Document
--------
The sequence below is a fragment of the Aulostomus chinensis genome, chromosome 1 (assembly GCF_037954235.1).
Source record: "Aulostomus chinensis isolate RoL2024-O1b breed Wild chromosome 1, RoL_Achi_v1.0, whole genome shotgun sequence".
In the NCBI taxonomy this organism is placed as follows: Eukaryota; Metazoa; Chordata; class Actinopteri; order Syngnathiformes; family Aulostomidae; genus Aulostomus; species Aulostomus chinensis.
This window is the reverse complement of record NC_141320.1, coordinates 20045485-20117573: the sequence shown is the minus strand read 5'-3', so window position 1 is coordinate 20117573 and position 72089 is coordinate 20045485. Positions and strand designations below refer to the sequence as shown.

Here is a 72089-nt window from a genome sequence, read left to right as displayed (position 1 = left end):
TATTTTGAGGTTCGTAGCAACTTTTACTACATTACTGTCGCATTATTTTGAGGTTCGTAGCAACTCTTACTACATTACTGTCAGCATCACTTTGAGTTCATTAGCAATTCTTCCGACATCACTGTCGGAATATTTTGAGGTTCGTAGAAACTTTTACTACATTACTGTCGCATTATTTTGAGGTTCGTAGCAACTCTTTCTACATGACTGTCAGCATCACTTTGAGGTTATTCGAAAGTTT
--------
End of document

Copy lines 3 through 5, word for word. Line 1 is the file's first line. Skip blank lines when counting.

In the NCBI taxonomy this organism is placed as follows: Eukaryota; Metazoa; Chordata; class Actinopteri; order Syngnathiformes; family Aulostomidae; genus Aulostomus; species Aulostomus chinensis.
This window is the reverse complement of record NC_141320.1, coordinates 20045485-20117573: the sequence shown is the minus strand read 5'-3', so window position 1 is coordinate 20117573 and position 72089 is coordinate 20045485. Positions and strand designations below refer to the sequence as shown.

Here is a 72089-nt window from a genome sequence, read left to right as displayed (position 1 = left end):